Cadillac Lyriq eligible for US tax credit in 2024

The Cadillac Lyriq again qualifies for the US tax credit of 7,500 dollars. The EV had lost eligibility from January 2024, as the new US Treasury battery sourcing rules went into effect, essentially banning EVs from sourcing battery materials abroad.

Image: GM

The US changed the guidelines defining the sourcing requirements for battery components and materials that must be met in order for electric vehicles to qualify for the subsidy. The latter went into effect in January. The main idea behind the new sourcing regulation is to support domestic battery material and cell production in the US. It stipulates that to qualify for the full tax credit, from 2024 onwards, electric vehicles will no longer be allowed to use battery components manufactured or processed by a company from a country considered a “Foreign Entity of Concern” (FEOC).

But that is all in the past. “I’m pleased to report that today all of the Cadillac Lyriqs that we’re producing are now compliant,” says GM’s Chief Financial Officer Paul Jacobson. “It’s an example of how we can be nimble within our supply chain and within our allocations to make sure that we’re maximizing the benefits.”

The Chevy Blazer, as well as models from other carmakers, were also affected. At the time, GM said it would pull “head sourcing plans for qualifying components in early 2024.” The Cadillac Lyriq is built in the US state of Tennessee and the carmaker has been paying the 7,500 dollar incentive out of pocket these past weeks.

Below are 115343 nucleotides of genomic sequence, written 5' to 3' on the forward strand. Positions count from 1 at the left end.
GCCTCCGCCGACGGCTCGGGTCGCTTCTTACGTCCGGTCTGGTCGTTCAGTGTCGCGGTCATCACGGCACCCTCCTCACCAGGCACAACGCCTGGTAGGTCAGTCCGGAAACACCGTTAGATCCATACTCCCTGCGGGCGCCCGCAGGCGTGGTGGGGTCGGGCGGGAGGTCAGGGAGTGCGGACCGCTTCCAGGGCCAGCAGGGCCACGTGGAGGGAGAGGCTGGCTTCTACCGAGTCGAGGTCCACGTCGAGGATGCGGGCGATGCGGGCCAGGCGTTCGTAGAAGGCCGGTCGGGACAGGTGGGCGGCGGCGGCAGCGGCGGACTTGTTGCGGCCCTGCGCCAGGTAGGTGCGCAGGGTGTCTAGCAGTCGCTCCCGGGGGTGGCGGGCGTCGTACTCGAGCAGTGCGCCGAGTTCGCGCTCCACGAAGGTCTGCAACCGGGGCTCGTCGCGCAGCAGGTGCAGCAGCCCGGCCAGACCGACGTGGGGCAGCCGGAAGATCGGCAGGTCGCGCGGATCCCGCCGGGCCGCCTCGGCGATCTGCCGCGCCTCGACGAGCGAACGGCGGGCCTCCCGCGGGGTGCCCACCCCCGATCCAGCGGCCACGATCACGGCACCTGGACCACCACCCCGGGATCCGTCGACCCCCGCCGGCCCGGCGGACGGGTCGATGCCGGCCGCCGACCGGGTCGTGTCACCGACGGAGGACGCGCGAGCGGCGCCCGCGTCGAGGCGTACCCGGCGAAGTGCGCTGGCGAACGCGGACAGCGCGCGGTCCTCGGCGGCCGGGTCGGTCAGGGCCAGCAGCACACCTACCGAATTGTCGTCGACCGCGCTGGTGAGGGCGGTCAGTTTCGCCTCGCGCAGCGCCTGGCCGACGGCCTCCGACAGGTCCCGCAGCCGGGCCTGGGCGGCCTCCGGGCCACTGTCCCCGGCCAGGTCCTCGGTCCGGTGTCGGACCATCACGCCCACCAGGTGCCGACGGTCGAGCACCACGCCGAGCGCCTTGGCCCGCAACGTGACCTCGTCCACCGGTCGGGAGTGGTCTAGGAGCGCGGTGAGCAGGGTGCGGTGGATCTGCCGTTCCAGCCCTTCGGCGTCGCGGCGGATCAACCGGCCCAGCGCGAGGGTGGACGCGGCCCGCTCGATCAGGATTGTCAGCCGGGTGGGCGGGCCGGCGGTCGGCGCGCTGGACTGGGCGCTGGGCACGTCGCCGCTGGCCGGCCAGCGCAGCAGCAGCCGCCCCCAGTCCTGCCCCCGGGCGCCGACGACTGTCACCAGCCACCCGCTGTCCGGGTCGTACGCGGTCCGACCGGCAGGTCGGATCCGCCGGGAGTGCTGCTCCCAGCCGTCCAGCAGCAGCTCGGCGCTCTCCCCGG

Ford was another carmaker affected by the change in guidelines. The Mustang Mach-E no longer qualifies, prompting the carmaker to slash prices in the US and Canada. At the end of January, Volkswagen confirmed to customers that the MY24 ID.4 would qualify for the tax credit, as it uses battery cells from SK On from the US state of Georgia.,

1 Comment

about „Cadillac Lyriq eligible for US tax credit in 2024“
24.02.2024 um 23:39
That's the thing with the sliding scale IRA, 'Treasury Department' official "guidance" that has changed each year since the IRA took effect in 2022. Now that U.S. legacy auto has "walked back" its agressive BEV plans, it might be a non-starter in a couple of years that there are IRA conditionals for the purchase of a BEV and maybe a PHEV. One sure sign is (if) legacy auto continues to build their own battery manufacturing facilities for the EV assembly lines.

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